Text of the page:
Religious Holidays for the 2017-2018 Year
Following is a calendar of religious holidays including the faith tradition in which it is celebrated. While this list is not comprehensive, it indicates the major holidays of religious faiths currently represented in the Lawrence community. These include Buddhism, Christianity, Judaism and Islam, among others. If you wish to make suggestions regarding the recognition of a religious holiday or a religious faith, contact the Office of Communications.
*Note: all Jewish and Muslim observances begin at sundown on the evening of the first date given.
September 1 - *Id al-Adha (Islam)
The Festival of the Sacrifice is the concluding act of pilgrimage and is observed even by Muslims who are not on pilgrimage.
September 20-21 - Rosh Hashanah (Judaism)
Rosh Hashanah is the Jewish New Year. Expect Jewish students to attend synagogue locally on the evening of the 19th and the morning and possibly afternoon of the 20th. Also: the holiday is traditionally two days not one; some students may choose to go home for the weekend. This is considered a major holiday on which ordinary work is not pursued, although most Jewish students at Lawrence will go about their ordinary business after formal worship is concluded.
September 29-30 - Ashura (Islam)
This is the 10th day of the first month of the Islamic calendar. It marks the mourning of Hussein ibn Ali and calls for remembrance and atonement.
September 29-30 - Yom Kippur (Judaism)
The holiest day of the year and a solemn day; a complete fast from before sundown on September 29th until dark on September 30th. Expect Jewish students to need time for a pre-holiday meal and then go to synagogue locally in the evening. More will attend this service than any other during the year. Expect many also to attend local synagogue for morning, afternoon, and concluding/evening services on September 30th, and then to break the fast after dark, either at the congregation’s communal meal or together with friends. Although Jewish students at Lawrence are generally not strictly observant in a traditional sense, most will deeply resent having academic or extra-curricular obligations on this day, i.e., from late afternoon on September 29th through the night of September 30th.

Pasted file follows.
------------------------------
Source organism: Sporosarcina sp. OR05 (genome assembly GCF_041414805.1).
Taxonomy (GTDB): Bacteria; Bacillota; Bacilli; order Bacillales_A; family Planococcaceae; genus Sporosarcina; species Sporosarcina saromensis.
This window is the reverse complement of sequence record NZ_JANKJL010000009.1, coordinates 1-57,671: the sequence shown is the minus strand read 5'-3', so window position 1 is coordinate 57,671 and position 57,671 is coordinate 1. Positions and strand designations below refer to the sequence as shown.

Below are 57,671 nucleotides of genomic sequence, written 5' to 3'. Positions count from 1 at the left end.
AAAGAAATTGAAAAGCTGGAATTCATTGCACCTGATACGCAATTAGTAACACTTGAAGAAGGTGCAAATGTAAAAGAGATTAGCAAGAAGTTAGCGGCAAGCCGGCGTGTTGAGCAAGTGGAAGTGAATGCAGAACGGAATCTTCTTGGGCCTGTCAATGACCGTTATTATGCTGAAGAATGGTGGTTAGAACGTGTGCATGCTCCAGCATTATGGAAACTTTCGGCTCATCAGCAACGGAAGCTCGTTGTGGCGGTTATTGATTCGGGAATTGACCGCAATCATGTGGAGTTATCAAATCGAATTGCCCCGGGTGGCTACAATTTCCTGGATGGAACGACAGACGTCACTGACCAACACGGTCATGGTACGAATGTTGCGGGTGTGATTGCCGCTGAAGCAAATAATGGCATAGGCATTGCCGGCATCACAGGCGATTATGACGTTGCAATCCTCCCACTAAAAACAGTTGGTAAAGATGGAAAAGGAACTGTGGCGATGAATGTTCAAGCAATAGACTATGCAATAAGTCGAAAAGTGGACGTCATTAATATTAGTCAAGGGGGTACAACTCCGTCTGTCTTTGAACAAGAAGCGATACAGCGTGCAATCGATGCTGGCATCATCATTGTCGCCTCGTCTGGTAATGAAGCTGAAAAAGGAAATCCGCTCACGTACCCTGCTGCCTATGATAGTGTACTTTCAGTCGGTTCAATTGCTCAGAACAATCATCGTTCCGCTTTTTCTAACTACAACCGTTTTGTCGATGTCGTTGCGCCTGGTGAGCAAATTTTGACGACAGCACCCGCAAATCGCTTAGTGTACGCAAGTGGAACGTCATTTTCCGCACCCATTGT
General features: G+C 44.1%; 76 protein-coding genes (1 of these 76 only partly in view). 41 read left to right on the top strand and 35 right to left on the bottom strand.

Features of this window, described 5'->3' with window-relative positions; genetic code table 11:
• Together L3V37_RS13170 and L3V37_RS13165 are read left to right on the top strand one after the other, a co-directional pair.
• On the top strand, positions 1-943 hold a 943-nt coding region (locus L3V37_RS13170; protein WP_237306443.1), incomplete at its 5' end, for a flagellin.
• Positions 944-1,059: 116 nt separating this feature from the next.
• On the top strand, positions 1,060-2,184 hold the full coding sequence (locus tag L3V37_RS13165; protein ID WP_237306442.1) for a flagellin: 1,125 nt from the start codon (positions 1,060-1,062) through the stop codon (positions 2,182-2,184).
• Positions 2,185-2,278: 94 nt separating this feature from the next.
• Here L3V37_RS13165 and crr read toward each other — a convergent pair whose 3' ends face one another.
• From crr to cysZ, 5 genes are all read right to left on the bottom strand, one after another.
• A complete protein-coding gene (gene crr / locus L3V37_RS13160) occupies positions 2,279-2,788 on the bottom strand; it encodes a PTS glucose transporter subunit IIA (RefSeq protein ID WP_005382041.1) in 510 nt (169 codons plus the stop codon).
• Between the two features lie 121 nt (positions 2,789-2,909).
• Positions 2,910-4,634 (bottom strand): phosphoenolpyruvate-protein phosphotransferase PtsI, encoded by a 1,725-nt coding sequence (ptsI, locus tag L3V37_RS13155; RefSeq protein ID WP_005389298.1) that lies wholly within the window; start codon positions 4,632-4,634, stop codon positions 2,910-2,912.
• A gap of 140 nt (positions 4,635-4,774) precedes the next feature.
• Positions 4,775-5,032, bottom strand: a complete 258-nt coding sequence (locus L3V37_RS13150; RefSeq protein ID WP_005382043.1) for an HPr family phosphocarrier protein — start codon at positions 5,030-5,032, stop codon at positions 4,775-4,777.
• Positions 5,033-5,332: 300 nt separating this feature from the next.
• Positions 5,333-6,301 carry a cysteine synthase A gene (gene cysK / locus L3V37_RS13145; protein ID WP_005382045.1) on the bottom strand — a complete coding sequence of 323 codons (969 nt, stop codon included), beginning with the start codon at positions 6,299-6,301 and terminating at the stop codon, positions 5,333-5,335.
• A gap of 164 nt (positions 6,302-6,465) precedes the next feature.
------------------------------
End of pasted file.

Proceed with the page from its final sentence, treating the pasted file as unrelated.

October 5-11 Sukkot (Judaism)
The first day and last day are major holidays. The festival of Sukkot, also known as Chag’ha Succot, the “Feast of Booths”, is named for the huts (sukkah) that Moses and the Israelites lived in as they wandered the desert for 40 years.
October 19 - Diwali (Hinduism)
This is a Hindu festival of lights. Special prayers and celebrations usually accompany this day.
October 21-22 - Birth Anniversary of The Bab/ Bahá'u'lláh (Baha’i)
Observance of the births of the founders of the Baha’i faith. 2017 marks the bicentenary of the birth of the prophet and there will be major observances across the world.
October 31 Samhain (Pagan)
This festival is the observance of the Celtic New Year beginning at sundown. This is a time of harvest celebrations and rituals.
November 1 - Samhain (Pagan)
Daytime observance of the Celtic New Year.
December 3 - *Advent begins – Dec. 1-24 (Christianity)
This season in the Christian calendar observes the period of preparation leading up to the celebration of Christmas.
December 8 Buddha’s Enlightenment Day / Bohdi Day (Buddhism)
This is the Buddhist holiday that commemorates the day that the historical Buddha, Siddhartha Gautama (Shakyamuni), experienced enlightenment
December 25 Christmas (Christian-Catholic/Protestant)
Christian celebration of the birth of Jesus Christ. This day is celebrated in worship services and the exchanging of gifts.